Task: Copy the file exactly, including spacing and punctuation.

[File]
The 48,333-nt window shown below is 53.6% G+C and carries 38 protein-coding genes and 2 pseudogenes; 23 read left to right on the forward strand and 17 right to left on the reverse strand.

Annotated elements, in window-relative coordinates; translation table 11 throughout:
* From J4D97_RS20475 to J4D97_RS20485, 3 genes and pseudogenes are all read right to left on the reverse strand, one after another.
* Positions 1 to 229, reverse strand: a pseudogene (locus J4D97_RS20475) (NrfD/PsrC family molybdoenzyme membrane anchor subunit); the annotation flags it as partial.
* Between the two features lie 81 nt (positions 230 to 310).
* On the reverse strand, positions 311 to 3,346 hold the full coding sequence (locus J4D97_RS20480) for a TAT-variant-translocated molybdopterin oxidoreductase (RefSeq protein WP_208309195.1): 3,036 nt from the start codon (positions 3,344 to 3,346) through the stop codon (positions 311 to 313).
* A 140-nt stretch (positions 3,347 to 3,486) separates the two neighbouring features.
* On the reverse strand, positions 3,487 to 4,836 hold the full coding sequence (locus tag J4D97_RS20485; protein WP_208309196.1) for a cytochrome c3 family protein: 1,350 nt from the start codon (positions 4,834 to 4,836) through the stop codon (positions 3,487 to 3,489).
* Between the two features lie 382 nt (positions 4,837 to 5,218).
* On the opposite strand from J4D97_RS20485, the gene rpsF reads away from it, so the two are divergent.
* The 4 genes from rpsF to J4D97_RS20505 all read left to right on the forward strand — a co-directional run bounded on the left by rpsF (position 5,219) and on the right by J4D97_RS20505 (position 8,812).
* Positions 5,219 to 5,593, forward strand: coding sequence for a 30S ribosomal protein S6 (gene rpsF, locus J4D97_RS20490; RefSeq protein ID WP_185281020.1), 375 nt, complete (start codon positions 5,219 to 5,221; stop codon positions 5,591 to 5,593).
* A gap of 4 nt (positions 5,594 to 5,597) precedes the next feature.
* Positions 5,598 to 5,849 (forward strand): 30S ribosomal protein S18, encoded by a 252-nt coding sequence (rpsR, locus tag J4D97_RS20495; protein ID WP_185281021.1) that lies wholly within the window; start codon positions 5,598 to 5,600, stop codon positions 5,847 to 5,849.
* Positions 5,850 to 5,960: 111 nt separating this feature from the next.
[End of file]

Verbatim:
The 48,333-nt window shown below is 53.6% G+C and carries 38 protein-coding genes and 2 pseudogenes; 23 read left to right on the forward strand and 17 right to left on the reverse strand.

Annotated elements, in window-relative coordinates; translation table 11 throughout:
* From J4D97_RS20475 to J4D97_RS20485, 3 genes and pseudogenes are all read right to left on the reverse strand, one after another.
* Positions 1 to 229, reverse strand: a pseudogene (locus J4D97_RS20475) (NrfD/PsrC family molybdoenzyme membrane anchor subunit); the annotation flags it as partial.
* Between the two features lie 81 nt (positions 230 to 310).
* On the reverse strand, positions 311 to 3,346 hold the full coding sequence (locus J4D97_RS20480) for a TAT-variant-translocated molybdopterin oxidoreductase (RefSeq protein WP_208309195.1): 3,036 nt from the start codon (positions 3,344 to 3,346) through the stop codon (positions 311 to 313).
* A 140-nt stretch (positions 3,347 to 3,486) separates the two neighbouring features.
* On the reverse strand, positions 3,487 to 4,836 hold the full coding sequence (locus tag J4D97_RS20485; protein WP_208309196.1) for a cytochrome c3 family protein: 1,350 nt from the start codon (positions 4,834 to 4,836) through the stop codon (positions 3,487 to 3,489).
* Between the two features lie 382 nt (positions 4,837 to 5,218).
* On the opposite strand from J4D97_RS20485, the gene rpsF reads away from it, so the two are divergent.
* The 4 genes from rpsF to J4D97_RS20505 all read left to right on the forward strand — a co-directional run bounded on the left by rpsF (position 5,219) and on the right by J4D97_RS20505 (position 8,812).
* Positions 5,219 to 5,593, forward strand: coding sequence for a 30S ribosomal protein S6 (gene rpsF, locus J4D97_RS20490; RefSeq protein ID WP_185281020.1), 375 nt, complete (start codon positions 5,219 to 5,221; stop codon positions 5,591 to 5,593).
* A gap of 4 nt (positions 5,594 to 5,597) precedes the next feature.
* Positions 5,598 to 5,849 (forward strand): 30S ribosomal protein S18, encoded by a 252-nt coding sequence (rpsR, locus tag J4D97_RS20495; protein ID WP_185281021.1) that lies wholly within the window; start codon positions 5,598 to 5,600, stop codon positions 5,847 to 5,849.
* Positions 5,850 to 5,960: 111 nt separating this feature from the next.